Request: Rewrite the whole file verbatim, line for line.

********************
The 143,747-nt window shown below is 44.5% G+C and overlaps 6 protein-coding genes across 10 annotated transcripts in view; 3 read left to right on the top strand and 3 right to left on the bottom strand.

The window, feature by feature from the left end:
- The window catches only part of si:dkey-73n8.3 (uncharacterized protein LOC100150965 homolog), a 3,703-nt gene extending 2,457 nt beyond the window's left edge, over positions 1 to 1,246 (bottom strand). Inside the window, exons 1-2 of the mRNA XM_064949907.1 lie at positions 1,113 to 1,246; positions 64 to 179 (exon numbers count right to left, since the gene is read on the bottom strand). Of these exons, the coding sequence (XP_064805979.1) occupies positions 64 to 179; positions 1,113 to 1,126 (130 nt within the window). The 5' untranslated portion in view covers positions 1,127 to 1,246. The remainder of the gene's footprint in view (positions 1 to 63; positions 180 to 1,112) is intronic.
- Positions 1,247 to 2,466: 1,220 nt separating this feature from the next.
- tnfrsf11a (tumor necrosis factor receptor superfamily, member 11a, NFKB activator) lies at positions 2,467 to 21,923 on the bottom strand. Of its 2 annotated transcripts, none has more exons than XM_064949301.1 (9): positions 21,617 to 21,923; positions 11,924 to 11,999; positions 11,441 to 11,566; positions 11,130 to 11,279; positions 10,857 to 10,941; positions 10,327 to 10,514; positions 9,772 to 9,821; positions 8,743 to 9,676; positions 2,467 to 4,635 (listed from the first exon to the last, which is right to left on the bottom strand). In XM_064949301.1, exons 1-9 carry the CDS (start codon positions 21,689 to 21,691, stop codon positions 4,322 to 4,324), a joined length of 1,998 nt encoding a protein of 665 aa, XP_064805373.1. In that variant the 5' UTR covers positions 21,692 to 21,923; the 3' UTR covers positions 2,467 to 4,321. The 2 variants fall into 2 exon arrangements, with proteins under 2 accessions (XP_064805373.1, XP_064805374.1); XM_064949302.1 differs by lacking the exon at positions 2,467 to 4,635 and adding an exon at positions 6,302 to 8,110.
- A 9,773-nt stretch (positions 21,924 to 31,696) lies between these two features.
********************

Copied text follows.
The 143,747-nt window shown below is 44.5% G+C and overlaps 6 protein-coding genes across 10 annotated transcripts in view; 3 read left to right on the top strand and 3 right to left on the bottom strand.

The window, feature by feature from the left end:
- The window catches only part of si:dkey-73n8.3 (uncharacterized protein LOC100150965 homolog), a 3,703-nt gene extending 2,457 nt beyond the window's left edge, over positions 1 to 1,246 (bottom strand). Inside the window, exons 1-2 of the mRNA XM_064949907.1 lie at positions 1,113 to 1,246; positions 64 to 179 (exon numbers count right to left, since the gene is read on the bottom strand). Of these exons, the coding sequence (XP_064805979.1) occupies positions 64 to 179; positions 1,113 to 1,126 (130 nt within the window). The 5' untranslated portion in view covers positions 1,127 to 1,246. The remainder of the gene's footprint in view (positions 1 to 63; positions 180 to 1,112) is intronic.
- Positions 1,247 to 2,466: 1,220 nt separating this feature from the next.
- tnfrsf11a (tumor necrosis factor receptor superfamily, member 11a, NFKB activator) lies at positions 2,467 to 21,923 on the bottom strand. Of its 2 annotated transcripts, none has more exons than XM_064949301.1 (9): positions 21,617 to 21,923; positions 11,924 to 11,999; positions 11,441 to 11,566; positions 11,130 to 11,279; positions 10,857 to 10,941; positions 10,327 to 10,514; positions 9,772 to 9,821; positions 8,743 to 9,676; positions 2,467 to 4,635 (listed from the first exon to the last, which is right to left on the bottom strand). In XM_064949301.1, exons 1-9 carry the CDS (start codon positions 21,689 to 21,691, stop codon positions 4,322 to 4,324), a joined length of 1,998 nt encoding a protein of 665 aa, XP_064805373.1. In that variant the 5' UTR covers positions 21,692 to 21,923; the 3' UTR covers positions 2,467 to 4,321. The 2 variants fall into 2 exon arrangements, with proteins under 2 accessions (XP_064805373.1, XP_064805374.1); XM_064949302.1 differs by lacking the exon at positions 2,467 to 4,635 and adding an exon at positions 6,302 to 8,110.
- A 9,773-nt stretch (positions 21,924 to 31,696) lies between these two features.